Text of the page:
Amazon's Lord of the Rings
#1
Entertainment
Tolkien Scholar Reveals the Changes Amazon’s ‘Lord of the Rings’ Series Is Banned From Making

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Amazon’s “Lord of the Rings” television series is moving full steam ahead with director J.A. Bayona and showrunners JD Payne and Patrick McKay. As revealed by a teaser video announcing the series’ crew, one key behind-the-scenes supervisor will be J.R.R. Tolkien scholar Tom Shippey. In a recent interview after being confirmed for the series (via SlashFilm), Shippey revealed “there’s supposed to be 20 episodes for the first season.” The number would make “The Lord of the Rings” the size of a broadcast drama, which often runs 22 episodes in a season. Shippey also explained some of the restrictions facing the new series.

Amazon announced in March that its “Lord of the Rings” series would take place during the Second Age of Middle Earth. The Second Age spans 3441 years and ends with the first downfall of Sauron. Peter Jackson’s Oscar-winning film trilogy large took place in Middle Earth’s Third Age, with the prologue to “The Fellowship of the Ring” set at the end of the Second Age explaining Sauron’s defeat. The Second Age setting means Amazon’s series will take place in the years where Sauron rises to power and shuts down rumors that characters like young Aragorn will be involved.

As for what Amazon’s “Lord of the Rings” series can do in the Second Age, a lot of that depends on the Tolkien Estate. Shippey explained, “The Tolkien Estate will insist that the main shape of the Second Age is not altered. Sauron invades Eriador, is forced back by a Númenorean expedition, and returns to Númenor. There he corrupts the Númenoreans and seduces them to break the ban of the Valar. All this, the course of history, must remain the same.”
From the way Shippey talks about the series, it would appear the lost island of Númenor will be a primary setting of the show. Amazon teased as much when it debuted a map for the series that revealed Númenor was still in existence. The show will not be able to alter history as Tolkien wrote it, but it will have the freedom to populate history with new characters.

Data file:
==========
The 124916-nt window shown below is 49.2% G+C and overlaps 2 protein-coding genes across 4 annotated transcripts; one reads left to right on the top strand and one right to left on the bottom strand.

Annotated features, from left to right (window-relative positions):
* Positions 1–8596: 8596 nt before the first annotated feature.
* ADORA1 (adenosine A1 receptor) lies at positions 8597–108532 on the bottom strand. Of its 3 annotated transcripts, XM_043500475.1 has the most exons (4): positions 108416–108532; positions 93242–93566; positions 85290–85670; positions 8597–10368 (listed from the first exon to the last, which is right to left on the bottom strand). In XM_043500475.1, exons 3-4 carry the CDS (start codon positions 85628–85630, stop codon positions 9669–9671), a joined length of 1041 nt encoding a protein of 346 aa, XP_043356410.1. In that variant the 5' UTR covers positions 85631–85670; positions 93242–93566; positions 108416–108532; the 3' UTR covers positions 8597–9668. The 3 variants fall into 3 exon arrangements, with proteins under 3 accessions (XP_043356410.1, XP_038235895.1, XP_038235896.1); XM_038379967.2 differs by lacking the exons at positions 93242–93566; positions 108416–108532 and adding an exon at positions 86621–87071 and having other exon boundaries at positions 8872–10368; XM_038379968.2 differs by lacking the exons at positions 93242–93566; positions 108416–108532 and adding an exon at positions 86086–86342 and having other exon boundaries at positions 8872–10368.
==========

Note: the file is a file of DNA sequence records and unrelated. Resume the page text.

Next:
“You can add new characters and ask a lot of questions, like: What has Sauron done in the meantime? Where was he after Morgoth was defeated?” Shippey said. “Theoretically, Amazon can answer these questions by inventing the answers, since Tolkien did not describe it. But it must not contradict anything which Tolkien did say. That’s what Amazon has to watch out for. It must be canonical, it is impossible to change the boundaries which Tolkien has created, it is necessary to remain ‘Tolkienian.””

Shippey is a Tolkien scholar, so making sure the series stays within the history Tolkien wrote would appear to be one of his jobs on the show. The scholar also mentioned that the Amazon series is only allowed to show the Second Age, meaning the First and Third Ages are entirely “off-limits.”
“Events could be mentioned at the most if they explain the events of the Second Age. But if it is not described or mentioned in the ‘Lord of the Rings’ or in the appendices, they probably cannot use it,” Shippey said. “So the question is to what extent they may hint at events that took place, for example, in the First Age, but still continue to affect the Second Age.”

Shippey added the series’ writers have a bit of a “minefield” to explore when figuring out what can and can’t be used for the show. “You have to tread very carefully,” he concluded, “but at the same time there is quite a lot of scope for interpretation and free invention.”
Amazon has already committed to multiple seasons of “Lord of the Rings.” No release date has been set. Production is expected to begin in 2020.
Don't insult the precious, my precious!:book:
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#2
I think this rules out trying to be compatible with Peter Jackson's movies, which departed from the Tolkien canon in many ways. But there may be some logical loopholes.

For example, Jackson just rewrote the entire 3rd Age history. Since the Amazon show is set in the 2nd Age, virtually anything they do will be sort of compatible with Jackson's 3rd Age timeline (AND with Tolkien's "canon").

On the other hand, book-Sauron wasn't a giant on the scale as movie-Sauron, and he didn't wipe out whole armies with a swing of a giant weapon. So I would not expect Jackson to do anything that lines up with Peter's prologue footage.
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